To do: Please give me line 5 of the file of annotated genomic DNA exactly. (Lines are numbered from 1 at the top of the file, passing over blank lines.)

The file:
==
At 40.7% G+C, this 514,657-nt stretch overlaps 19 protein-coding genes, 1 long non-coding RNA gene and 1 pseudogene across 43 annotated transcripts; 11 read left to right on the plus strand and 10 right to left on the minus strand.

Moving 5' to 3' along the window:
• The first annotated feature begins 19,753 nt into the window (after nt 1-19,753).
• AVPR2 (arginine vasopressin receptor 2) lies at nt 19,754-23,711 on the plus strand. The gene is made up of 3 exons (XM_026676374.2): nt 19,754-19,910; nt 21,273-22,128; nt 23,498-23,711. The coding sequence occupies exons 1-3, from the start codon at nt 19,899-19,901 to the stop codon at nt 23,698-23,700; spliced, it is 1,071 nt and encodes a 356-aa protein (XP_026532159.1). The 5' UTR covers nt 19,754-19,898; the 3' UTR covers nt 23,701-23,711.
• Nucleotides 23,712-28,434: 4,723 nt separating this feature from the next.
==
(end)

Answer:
• Nucleotides 23,712-28,434: 4,723 nt separating this feature from the next.